08-21-2008, 11:53 AM
Re: the novice at hand
Going into a fly shop will be your best bet. Bring the rods and reels with you. As you've probably seen already from browsing these threads, the weight of the fly line needs to be matched to the rod for casting. The rod and line do all the work and the fly just goes along for the ride, unlike spinning where the weight of the lure is used for the cast.
So a shop will be able to figure out the right weight fly line to match up with your rods. Depending on the condition and age of your rods, you might be better off considering new ones if they're really old inexpensive ones (20+ years)--- There have been tremendous advances in technology and you can get a very good one for a fairly moderate price ($100-150) nowadays. On the other hand, you may have some great stuff that would be fine. Your reels are most likely good to use, and there are a ton of 1495's out there still going strong.
In addition to matching up your rods and lines, a shop should be able to rig everything up for you (backing, fly line, and leader) and hopefully offer some informal casting lessons for free, or more structured ones for a couple of bucks. It would be a great investment for you and your gf, and the price for 2 would probably be not much more than for one-on-one. It's the best way to get off to a good start.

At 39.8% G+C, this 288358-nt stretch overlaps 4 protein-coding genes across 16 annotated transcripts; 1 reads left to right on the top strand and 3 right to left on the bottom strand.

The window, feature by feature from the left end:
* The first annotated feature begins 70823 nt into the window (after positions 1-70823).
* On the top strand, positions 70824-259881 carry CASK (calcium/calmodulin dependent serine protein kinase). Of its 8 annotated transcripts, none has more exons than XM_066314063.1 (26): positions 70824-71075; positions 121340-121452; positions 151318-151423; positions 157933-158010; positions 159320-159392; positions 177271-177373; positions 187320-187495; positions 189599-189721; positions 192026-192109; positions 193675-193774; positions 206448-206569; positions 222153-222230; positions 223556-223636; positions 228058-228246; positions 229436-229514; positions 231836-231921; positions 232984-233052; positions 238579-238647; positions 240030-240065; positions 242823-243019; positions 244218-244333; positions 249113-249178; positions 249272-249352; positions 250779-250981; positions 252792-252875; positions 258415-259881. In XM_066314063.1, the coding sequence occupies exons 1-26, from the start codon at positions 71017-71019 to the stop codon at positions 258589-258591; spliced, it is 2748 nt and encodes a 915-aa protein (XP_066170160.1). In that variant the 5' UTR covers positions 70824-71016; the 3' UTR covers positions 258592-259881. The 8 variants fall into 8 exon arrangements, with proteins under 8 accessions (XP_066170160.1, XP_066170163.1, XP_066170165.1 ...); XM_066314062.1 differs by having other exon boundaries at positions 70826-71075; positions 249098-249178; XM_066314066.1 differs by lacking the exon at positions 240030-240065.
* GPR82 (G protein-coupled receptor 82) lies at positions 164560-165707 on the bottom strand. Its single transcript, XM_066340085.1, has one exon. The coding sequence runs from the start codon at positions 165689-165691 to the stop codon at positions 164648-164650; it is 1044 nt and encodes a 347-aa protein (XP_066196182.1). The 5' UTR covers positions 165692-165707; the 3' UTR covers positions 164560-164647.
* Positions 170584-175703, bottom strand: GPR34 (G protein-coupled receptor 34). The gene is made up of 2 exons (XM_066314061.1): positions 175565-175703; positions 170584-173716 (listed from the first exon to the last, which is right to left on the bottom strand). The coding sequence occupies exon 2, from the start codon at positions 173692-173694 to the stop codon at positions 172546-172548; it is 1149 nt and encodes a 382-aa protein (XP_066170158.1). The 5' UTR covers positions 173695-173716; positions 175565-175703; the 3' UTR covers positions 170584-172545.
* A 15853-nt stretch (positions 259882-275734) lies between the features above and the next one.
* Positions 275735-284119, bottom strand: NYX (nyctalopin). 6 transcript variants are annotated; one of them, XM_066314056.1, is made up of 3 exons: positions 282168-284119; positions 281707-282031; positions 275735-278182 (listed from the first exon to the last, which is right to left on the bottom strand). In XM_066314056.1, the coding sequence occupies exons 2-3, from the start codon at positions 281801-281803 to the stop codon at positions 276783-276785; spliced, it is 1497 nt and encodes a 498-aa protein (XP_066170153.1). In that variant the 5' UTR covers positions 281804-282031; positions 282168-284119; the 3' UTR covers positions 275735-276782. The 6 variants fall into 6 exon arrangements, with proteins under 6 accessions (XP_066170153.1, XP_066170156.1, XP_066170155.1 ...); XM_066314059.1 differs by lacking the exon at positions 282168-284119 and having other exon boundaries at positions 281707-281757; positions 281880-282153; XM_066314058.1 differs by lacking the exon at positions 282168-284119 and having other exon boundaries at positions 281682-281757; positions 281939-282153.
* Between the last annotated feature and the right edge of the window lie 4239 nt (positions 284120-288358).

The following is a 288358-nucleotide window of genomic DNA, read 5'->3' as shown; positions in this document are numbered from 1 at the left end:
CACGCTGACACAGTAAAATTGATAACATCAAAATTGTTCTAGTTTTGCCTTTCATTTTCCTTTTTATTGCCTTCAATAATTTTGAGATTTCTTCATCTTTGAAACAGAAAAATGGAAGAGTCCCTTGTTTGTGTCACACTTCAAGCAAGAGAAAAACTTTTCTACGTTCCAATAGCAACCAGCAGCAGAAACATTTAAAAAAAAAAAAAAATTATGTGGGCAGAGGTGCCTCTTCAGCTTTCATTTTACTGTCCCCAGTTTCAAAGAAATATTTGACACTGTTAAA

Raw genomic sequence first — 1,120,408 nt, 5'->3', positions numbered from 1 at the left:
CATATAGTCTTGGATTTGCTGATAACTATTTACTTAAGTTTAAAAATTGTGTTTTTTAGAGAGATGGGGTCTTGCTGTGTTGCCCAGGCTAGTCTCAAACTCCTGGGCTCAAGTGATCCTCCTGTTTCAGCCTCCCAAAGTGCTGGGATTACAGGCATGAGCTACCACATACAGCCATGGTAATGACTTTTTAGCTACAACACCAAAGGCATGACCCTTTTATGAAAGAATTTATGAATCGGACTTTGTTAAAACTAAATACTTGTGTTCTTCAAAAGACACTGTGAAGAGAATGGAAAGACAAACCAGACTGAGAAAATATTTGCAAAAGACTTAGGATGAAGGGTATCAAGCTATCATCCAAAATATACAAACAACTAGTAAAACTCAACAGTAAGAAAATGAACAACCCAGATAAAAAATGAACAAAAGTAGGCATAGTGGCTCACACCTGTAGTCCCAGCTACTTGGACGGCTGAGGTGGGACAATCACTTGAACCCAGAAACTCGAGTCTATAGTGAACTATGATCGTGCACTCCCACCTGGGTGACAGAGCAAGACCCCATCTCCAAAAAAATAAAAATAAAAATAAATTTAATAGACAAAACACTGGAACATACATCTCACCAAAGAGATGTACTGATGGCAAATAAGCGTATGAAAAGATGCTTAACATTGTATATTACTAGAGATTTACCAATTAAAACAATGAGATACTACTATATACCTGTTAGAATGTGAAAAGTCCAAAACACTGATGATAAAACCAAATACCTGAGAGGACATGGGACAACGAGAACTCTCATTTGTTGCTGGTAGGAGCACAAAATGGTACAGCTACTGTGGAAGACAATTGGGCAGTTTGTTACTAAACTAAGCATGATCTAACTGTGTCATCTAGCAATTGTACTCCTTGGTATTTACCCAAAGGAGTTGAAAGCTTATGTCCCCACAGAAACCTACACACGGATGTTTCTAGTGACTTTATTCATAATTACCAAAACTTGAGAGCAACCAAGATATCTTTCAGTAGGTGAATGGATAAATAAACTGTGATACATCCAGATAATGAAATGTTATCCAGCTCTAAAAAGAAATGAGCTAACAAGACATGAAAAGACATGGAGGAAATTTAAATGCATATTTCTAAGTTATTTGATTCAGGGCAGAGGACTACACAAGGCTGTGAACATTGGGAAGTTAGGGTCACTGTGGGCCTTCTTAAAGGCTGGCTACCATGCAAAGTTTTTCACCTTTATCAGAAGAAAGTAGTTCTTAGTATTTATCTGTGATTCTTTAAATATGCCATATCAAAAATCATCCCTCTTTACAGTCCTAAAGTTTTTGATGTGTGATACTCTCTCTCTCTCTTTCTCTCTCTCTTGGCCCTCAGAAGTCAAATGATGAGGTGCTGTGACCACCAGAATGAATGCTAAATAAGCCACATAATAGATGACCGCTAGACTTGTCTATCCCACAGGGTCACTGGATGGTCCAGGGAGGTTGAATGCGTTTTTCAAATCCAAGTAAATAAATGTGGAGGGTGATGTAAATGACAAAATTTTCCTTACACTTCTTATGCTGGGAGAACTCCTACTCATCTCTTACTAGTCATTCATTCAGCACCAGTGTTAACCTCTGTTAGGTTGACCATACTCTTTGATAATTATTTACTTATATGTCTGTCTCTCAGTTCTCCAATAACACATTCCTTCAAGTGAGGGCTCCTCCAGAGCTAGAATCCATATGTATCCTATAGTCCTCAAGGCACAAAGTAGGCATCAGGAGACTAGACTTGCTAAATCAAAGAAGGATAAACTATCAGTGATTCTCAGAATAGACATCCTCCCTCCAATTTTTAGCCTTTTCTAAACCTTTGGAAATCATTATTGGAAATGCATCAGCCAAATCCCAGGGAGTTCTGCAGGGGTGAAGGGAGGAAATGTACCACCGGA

I'd suggest you pick up an intro book on FF to get your head around the lingo and basic stuff. LL Bean, Orvis, and the Idiot/Dummy guides are all pretty good, and you can get one of them cheap or find one in your local library.
As far as flies go, your local shop can get you started. There's both anytime anywhere types of patterns (wooly buggers, Elk Hair Caddis, Parachute Adams etc) as well as local favorites you'd probably want for Sierra Lakes Callabaetis and midge imitations). They can sort that out for you as well, but a basic selection would include some:
large heavily weighted stuff like woolly buggers (black 8, olive 10),
a few bead head nymphs (Pheasant Tail 16, Gold Ribbed Hares Ear 14, Prince 12) to get down a bit
some wet flies (soft hackles 16 and emergent caddis pupae 14) to fish under the surface
some dries like Elk Hair Caddis 14-16, Parachute Adams 16-20, Callabaetis 16, Stimulator 8 to imitate mayflies, caddis and stoneflies in flat calm to broken/rough water
and a few terrestrial patterns like ants and grasshoppers which are often very good to fish this time of year along banks of streams and lakes.
Hope this helps,
PS browse some of the recent threads about getting started if you haven't already. Lot's of links for free casting vids on youtube, knots etc. and basic info.